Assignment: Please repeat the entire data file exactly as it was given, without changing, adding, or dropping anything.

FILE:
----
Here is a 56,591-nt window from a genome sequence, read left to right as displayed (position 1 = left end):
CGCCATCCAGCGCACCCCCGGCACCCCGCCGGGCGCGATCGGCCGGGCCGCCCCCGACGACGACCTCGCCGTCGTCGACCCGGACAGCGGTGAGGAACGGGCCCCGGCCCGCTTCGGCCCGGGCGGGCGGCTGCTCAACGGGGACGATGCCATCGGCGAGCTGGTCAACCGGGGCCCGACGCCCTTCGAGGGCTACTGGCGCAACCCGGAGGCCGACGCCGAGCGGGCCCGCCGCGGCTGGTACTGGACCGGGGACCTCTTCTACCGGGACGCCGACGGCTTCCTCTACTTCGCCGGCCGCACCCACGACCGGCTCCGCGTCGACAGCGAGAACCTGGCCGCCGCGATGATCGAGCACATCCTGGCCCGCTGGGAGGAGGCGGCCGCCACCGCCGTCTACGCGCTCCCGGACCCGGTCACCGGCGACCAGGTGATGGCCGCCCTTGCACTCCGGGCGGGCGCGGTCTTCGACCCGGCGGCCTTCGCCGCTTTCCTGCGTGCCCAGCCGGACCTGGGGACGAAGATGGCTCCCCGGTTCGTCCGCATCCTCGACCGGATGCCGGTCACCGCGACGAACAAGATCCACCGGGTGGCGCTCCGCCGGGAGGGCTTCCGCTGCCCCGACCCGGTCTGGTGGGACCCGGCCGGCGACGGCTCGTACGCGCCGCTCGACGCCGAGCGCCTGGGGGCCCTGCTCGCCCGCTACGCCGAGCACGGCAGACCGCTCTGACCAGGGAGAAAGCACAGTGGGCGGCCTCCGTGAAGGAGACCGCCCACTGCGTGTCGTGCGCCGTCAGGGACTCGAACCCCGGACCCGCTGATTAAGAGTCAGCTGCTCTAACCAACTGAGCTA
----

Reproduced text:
Here is a 56,591-nt window from a genome sequence, read left to right as displayed (position 1 = left end):
CGCCATCCAGCGCACCCCCGGCACCCCGCCGGGCGCGATCGGCCGGGCCGCCCCCGACGACGACCTCGCCGTCGTCGACCCGGACAGCGGTGAGGAACGGGCCCCGGCCCGCTTCGGCCCGGGCGGGCGGCTGCTCAACGGGGACGATGCCATCGGCGAGCTGGTCAACCGGGGCCCGACGCCCTTCGAGGGCTACTGGCGCAACCCGGAGGCCGACGCCGAGCGGGCCCGCCGCGGCTGGTACTGGACCGGGGACCTCTTCTACCGGGACGCCGACGGCTTCCTCTACTTCGCCGGCCGCACCCACGACCGGCTCCGCGTCGACAGCGAGAACCTGGCCGCCGCGATGATCGAGCACATCCTGGCCCGCTGGGAGGAGGCGGCCGCCACCGCCGTCTACGCGCTCCCGGACCCGGTCACCGGCGACCAGGTGATGGCCGCCCTTGCACTCCGGGCGGGCGCGGTCTTCGACCCGGCGGCCTTCGCCGCTTTCCTGCGTGCCCAGCCGGACCTGGGGACGAAGATGGCTCCCCGGTTCGTCCGCATCCTCGACCGGATGCCGGTCACCGCGACGAACAAGATCCACCGGGTGGCGCTCCGCCGGGAGGGCTTCCGCTGCCCCGACCCGGTCTGGTGGGACCCGGCCGGCGACGGCTCGTACGCGCCGCTCGACGCCGAGCGCCTGGGGGCCCTGCTCGCCCGCTACGCCGAGCACGGCAGACCGCTCTGACCAGGGAGAAAGCACAGTGGGCGGCCTCCGTGAAGGAGACCGCCCACTGCGTGTCGTGCGCCGTCAGGGACTCGAACCCCGGACCCGCTGATTAAGAGTCAGCTGCTCTAACCAACTGAGCTA